5. The State of the World (series) by The Worldwatch Institute.  Website description:  “State of the World is the authoritative and comprehensive series that is mapping out what an environmentally sustainable society will look like.  Produced by the award-winning Worldwatch Institute, it has become an indispensable guide for national leaders as well as concerned citizens everywhere.   The topics in the 1998 volume include an assessment of the world's forests, an analysis of the decline of fisheries around the world, a survey of all five major groups of vertebrate fauna that are facing severe stress, and the financial aspects of sustainable development.”
  6. The State of the Future by Jerome Glenn and Ted Gordon.   Website description:  “Produced by the Millennium Project, under the auspices of the World Federation of UN Associations (WFUNA), the State of the Future report contains insights into the Project’s work from a variety of creative and knowledgeable people, obtaining information from and getting feed back on emerging crises, opportunities, strategic priorities and the feasibility of actions.”
  7. The Art of Conjecture by Bertrand de Jouvenel   Website description:  “Originally written in French, this is a classic work on the topic of probability.  It was published in 1713 and shows how de Jouvenel derived the form of the binomial distribution.”
  8. Futures Research Methodology by Jerome Glenn and Ted Gordon   Amazon description:  “Comprehensive and internationally peer-reviewed handbook on tools and methods for forecasting and analysis of global change.  Each chapter in this series gives an executive overview of each method's history, description, primary and alternative usages, strengths and weaknesses, use in combination with other methods, and speculation about future usage.”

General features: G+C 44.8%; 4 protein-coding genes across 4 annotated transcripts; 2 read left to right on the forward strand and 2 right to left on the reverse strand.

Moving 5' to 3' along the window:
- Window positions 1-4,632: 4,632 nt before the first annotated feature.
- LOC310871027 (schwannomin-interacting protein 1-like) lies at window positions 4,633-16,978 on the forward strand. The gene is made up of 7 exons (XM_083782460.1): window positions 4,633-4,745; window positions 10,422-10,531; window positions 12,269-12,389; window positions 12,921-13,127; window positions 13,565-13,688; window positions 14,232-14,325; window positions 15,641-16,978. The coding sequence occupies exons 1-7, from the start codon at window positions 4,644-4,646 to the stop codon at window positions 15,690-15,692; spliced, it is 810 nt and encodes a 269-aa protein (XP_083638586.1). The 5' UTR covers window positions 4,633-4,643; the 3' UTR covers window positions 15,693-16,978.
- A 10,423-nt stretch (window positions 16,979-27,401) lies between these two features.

9. The Age of Spiritual Machines by Ray Kurzweil   Amazon description:   “Kurzweil, artificial intelligence expert shows that technological evolution moves at an exponential pace.  Further, he asserts, in a sort of swirling postulate, time speeds up as order increases, and vice versa.  He calls this the "Law of Time and Chaos," and it means that although entropy is slowing the stream of time down for the universe overall, and thus vastly increasing the amount of time between major events, in the eddy of technological evolution the exact opposite is happening, and events will soon be coming faster and more furiously.”
  10. Collapse: How Societies Choose to Fail or Succeed by Jared Diamond   Amazon description.  “The book examines why ancient societies, including the Anasazi of the American Southwest and the Viking colonies of Greenland, as well as modern ones such as Rwanda, have fallen apart.  Not every collapse has an environmental origin, but an eco-meltdown is often the main catalyst, he argues, particularly when combined with society's response to (or disregard for) the coming disaster.”

Well, like I said, these are not for light reading.  For those of you who are building your library of futures related books, I hope this list helps you get started.